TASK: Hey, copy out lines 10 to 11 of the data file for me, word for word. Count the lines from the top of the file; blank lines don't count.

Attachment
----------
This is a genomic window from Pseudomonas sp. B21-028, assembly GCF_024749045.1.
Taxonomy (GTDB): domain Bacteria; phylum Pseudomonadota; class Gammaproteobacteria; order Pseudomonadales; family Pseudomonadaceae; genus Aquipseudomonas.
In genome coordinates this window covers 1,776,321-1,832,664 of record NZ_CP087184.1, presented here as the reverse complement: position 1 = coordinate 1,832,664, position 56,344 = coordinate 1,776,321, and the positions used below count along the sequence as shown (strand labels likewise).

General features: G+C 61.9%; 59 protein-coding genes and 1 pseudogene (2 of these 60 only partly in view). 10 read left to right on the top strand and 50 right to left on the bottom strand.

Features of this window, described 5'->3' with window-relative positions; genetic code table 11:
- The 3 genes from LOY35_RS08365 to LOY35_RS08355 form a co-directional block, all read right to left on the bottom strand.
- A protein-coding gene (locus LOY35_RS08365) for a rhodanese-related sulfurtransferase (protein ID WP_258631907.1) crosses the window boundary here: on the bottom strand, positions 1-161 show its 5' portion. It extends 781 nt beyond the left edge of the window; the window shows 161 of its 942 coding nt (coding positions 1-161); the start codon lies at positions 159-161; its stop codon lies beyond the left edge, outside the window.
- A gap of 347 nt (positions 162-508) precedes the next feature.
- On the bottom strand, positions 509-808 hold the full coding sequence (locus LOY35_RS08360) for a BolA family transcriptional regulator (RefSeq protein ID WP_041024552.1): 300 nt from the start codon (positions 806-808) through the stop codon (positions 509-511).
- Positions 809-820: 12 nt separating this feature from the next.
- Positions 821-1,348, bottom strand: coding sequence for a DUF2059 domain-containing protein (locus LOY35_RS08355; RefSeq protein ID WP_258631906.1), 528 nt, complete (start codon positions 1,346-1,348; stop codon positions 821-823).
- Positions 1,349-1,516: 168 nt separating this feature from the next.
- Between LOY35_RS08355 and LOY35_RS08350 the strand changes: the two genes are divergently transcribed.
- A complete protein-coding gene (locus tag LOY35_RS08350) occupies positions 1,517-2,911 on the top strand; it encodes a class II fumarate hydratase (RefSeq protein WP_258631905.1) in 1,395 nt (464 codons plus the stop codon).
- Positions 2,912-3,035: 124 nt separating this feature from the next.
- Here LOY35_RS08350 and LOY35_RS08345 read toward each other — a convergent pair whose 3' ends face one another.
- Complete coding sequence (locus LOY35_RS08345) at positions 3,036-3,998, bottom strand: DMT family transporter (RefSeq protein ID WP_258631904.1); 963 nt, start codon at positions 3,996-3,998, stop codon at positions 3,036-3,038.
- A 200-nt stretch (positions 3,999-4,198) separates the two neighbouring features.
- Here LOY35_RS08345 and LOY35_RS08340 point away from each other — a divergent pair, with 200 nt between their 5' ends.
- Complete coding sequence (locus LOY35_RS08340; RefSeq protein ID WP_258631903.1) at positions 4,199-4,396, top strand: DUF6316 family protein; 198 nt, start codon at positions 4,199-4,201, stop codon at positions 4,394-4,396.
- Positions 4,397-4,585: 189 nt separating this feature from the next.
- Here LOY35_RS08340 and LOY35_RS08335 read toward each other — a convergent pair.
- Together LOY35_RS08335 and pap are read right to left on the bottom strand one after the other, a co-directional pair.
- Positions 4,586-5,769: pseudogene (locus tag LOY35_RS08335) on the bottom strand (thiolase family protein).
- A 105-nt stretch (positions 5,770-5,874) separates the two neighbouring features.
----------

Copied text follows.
- Positions 809-820: 12 nt separating this feature from the next.
- Positions 821-1,348, bottom strand: coding sequence for a DUF2059 domain-containing protein (locus LOY35_RS08355; RefSeq protein ID WP_258631906.1), 528 nt, complete (start codon positions 1,346-1,348; stop codon positions 821-823).